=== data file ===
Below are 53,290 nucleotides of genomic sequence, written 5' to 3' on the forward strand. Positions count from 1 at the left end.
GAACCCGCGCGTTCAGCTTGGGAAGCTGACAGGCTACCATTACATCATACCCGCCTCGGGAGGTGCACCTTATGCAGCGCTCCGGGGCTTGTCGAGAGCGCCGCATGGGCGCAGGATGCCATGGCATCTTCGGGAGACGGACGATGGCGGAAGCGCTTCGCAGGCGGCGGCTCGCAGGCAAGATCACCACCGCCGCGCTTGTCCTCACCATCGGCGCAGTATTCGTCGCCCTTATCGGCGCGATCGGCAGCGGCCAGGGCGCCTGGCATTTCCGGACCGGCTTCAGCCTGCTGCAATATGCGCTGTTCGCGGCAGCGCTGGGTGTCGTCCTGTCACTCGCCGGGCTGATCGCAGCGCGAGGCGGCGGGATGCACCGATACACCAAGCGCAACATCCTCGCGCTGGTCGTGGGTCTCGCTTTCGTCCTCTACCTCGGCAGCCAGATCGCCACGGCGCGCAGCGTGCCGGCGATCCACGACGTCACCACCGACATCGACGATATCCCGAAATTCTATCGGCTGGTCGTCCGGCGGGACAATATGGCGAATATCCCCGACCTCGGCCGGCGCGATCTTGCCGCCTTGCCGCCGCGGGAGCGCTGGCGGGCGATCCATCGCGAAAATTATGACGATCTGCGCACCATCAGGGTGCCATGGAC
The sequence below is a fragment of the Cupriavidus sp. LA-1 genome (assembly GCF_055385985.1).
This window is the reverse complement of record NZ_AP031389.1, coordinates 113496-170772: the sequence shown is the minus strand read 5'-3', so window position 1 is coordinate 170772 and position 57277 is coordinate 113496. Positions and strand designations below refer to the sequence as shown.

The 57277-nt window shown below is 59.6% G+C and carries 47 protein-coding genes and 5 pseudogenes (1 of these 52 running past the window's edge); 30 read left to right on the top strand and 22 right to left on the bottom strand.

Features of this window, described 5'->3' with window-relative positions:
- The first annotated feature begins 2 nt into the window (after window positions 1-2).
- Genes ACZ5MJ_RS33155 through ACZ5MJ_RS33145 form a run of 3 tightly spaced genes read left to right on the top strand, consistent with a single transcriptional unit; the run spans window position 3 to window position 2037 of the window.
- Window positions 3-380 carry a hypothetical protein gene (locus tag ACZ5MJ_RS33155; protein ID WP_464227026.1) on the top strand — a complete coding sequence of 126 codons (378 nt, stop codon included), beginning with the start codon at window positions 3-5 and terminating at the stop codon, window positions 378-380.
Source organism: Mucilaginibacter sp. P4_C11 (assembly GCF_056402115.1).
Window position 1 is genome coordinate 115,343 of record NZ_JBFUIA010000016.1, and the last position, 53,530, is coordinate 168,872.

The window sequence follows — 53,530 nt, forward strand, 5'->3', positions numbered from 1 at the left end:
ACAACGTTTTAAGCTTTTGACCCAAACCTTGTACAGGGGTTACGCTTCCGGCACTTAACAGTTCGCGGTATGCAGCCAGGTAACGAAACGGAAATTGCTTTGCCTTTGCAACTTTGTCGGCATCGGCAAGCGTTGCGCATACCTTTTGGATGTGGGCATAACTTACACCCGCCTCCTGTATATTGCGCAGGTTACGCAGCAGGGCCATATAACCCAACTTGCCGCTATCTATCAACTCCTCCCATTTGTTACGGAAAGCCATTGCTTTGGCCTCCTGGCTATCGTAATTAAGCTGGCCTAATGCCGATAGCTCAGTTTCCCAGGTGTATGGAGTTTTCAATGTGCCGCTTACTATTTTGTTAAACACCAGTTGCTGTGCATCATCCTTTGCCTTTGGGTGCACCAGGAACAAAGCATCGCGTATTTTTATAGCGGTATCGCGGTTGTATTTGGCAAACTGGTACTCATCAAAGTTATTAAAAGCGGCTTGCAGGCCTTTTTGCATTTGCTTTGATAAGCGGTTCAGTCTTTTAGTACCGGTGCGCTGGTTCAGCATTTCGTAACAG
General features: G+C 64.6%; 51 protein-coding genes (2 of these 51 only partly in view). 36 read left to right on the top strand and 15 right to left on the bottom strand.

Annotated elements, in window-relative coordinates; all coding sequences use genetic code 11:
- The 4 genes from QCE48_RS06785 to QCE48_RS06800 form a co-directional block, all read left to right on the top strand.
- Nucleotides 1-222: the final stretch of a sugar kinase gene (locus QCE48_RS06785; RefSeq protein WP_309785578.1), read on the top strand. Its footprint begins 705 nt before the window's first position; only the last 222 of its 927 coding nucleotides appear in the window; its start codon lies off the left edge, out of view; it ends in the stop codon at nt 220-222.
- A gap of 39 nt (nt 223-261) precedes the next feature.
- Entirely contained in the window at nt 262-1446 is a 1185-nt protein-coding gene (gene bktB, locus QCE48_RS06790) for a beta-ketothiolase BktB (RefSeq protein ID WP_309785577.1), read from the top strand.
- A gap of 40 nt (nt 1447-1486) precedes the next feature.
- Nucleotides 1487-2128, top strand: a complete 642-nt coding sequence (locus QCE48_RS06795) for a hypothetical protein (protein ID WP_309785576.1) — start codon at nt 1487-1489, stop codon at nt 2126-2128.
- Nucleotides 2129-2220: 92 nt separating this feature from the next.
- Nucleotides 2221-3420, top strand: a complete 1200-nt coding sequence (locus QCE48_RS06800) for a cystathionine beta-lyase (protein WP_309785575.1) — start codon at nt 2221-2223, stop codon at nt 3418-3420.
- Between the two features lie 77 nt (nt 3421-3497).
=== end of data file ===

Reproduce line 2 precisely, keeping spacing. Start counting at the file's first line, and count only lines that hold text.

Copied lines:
GAACCCGCGCGTTCAGCTTGGGAAGCTGACAGGCTACCATTACATCATACCCGCCTCGGGAGGTGCACCTTATGCAGCGCTCCGGGGCTTGTCGAGAGCGCCGCATGGGCGCAGGATGCCATGGCATCTTCGGGAGACGGACGATGGCGGAAGCGCTTCGCAGGCGGCGGCTCGCAGGCAAGATCACCACCGCCGCGCTTGTCCTCACCATCGGCGCAGTATTCGTCGCCCTTATCGGCGCGATCGGCAGCGGCCAGGGCGCCTGGCATTTCCGGACCGGCTTCAGCCTGCTGCAATATGCGCTGTTCGCGGCAGCGCTGGGTGTCGTCCTGTCACTCGCCGGGCTGATCGCAGCGCGAGGCGGCGGGATGCACCGATACACCAAGCGCAACATCCTCGCGCTGGTCGTGGGTCTCGCTTTCGTCCTCTACCTCGGCAGCCAGATCGCCACGGCGCGCAGCGTGCCGGCGATCCACGACGTCACCACCGACATCGACGATATCCCGAAATTCTATCGGCTGGTCGTCCGGCGGGACAATATGGCGAATATCCCCGACCTCGGCCGGCGCGATCTTGCCGCCTTGCCGCCGCGGGAGCGCTGGCGGGCGATCCATCGCGAAAATTATGACGATCTGCGCACCATCAGGGTGCCATGGAC